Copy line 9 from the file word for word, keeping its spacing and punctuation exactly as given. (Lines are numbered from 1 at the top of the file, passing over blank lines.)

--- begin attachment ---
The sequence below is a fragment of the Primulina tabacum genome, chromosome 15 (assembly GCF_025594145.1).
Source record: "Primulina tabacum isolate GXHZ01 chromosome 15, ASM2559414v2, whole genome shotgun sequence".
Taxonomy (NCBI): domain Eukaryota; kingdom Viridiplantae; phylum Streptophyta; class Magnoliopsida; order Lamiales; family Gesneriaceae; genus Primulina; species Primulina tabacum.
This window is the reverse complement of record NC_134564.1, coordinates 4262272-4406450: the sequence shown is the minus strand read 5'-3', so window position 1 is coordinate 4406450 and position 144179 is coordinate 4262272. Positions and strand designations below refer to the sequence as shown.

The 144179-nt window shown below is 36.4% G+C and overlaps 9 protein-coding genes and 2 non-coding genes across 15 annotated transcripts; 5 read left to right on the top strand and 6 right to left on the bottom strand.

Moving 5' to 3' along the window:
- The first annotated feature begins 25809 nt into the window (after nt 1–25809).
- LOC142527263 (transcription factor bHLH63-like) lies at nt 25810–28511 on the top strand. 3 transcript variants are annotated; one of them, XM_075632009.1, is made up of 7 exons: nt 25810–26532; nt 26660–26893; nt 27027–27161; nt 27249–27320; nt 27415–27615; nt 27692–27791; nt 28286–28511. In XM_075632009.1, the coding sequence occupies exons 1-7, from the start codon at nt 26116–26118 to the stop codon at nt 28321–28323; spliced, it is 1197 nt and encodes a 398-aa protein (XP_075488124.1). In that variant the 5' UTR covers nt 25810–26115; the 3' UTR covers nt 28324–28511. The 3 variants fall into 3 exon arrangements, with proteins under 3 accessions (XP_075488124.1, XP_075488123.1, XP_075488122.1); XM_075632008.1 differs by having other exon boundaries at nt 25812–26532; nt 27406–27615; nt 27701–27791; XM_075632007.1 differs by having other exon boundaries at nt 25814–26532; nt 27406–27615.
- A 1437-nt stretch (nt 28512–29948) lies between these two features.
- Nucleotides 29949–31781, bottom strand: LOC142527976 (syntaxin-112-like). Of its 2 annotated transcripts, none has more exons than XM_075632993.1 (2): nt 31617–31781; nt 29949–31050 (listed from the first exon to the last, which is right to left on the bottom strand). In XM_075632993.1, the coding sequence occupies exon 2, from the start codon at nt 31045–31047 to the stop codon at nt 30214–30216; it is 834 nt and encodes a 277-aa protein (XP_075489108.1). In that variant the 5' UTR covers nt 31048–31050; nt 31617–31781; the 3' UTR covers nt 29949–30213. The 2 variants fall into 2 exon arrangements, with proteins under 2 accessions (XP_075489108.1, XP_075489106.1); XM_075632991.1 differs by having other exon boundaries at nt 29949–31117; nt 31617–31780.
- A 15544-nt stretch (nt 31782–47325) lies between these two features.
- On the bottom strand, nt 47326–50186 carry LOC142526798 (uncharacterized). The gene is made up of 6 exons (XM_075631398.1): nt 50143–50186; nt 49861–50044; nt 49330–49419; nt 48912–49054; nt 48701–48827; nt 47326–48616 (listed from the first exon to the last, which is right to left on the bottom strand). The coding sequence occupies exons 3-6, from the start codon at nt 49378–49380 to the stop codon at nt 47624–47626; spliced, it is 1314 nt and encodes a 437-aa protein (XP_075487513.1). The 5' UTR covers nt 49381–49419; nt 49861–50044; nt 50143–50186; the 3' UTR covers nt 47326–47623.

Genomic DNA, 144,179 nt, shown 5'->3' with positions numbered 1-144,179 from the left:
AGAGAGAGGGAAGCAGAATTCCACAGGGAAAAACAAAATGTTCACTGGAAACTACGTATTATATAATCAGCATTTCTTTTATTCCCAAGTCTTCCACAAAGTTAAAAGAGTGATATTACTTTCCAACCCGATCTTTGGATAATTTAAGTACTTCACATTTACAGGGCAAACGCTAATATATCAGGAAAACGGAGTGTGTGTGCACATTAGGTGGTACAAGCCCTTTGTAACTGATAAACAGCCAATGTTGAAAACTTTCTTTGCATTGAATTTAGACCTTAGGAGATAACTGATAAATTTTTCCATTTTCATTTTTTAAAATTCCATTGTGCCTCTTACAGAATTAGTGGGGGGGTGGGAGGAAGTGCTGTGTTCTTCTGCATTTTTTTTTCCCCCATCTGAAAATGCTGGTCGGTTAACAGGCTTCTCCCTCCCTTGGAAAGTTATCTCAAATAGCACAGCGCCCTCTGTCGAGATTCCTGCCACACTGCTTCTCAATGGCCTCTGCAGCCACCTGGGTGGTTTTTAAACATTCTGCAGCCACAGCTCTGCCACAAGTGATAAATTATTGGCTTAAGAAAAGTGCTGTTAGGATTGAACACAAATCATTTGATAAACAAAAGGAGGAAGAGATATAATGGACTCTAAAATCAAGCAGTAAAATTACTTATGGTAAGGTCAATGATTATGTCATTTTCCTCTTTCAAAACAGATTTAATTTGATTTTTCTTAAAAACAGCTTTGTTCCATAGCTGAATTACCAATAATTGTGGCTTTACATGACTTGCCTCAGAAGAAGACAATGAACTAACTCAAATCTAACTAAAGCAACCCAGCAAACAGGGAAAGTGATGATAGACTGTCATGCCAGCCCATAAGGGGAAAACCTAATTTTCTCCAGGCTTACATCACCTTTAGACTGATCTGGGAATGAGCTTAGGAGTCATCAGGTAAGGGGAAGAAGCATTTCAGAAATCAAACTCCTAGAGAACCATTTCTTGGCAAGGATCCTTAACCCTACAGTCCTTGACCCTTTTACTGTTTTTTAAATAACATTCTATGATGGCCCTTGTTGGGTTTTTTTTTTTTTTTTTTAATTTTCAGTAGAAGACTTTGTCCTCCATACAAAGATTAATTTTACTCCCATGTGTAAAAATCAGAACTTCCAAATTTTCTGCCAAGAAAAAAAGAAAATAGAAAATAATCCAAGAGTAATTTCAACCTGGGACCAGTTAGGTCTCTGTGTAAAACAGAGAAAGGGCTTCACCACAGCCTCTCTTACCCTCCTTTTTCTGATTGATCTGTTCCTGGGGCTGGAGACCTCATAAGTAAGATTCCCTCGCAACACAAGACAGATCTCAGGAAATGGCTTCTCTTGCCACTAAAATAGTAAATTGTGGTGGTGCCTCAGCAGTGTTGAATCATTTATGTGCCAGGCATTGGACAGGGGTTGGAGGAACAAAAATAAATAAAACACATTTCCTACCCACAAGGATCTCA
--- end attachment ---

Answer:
- A 1437-nt stretch (nt 28512–29948) lies between these two features.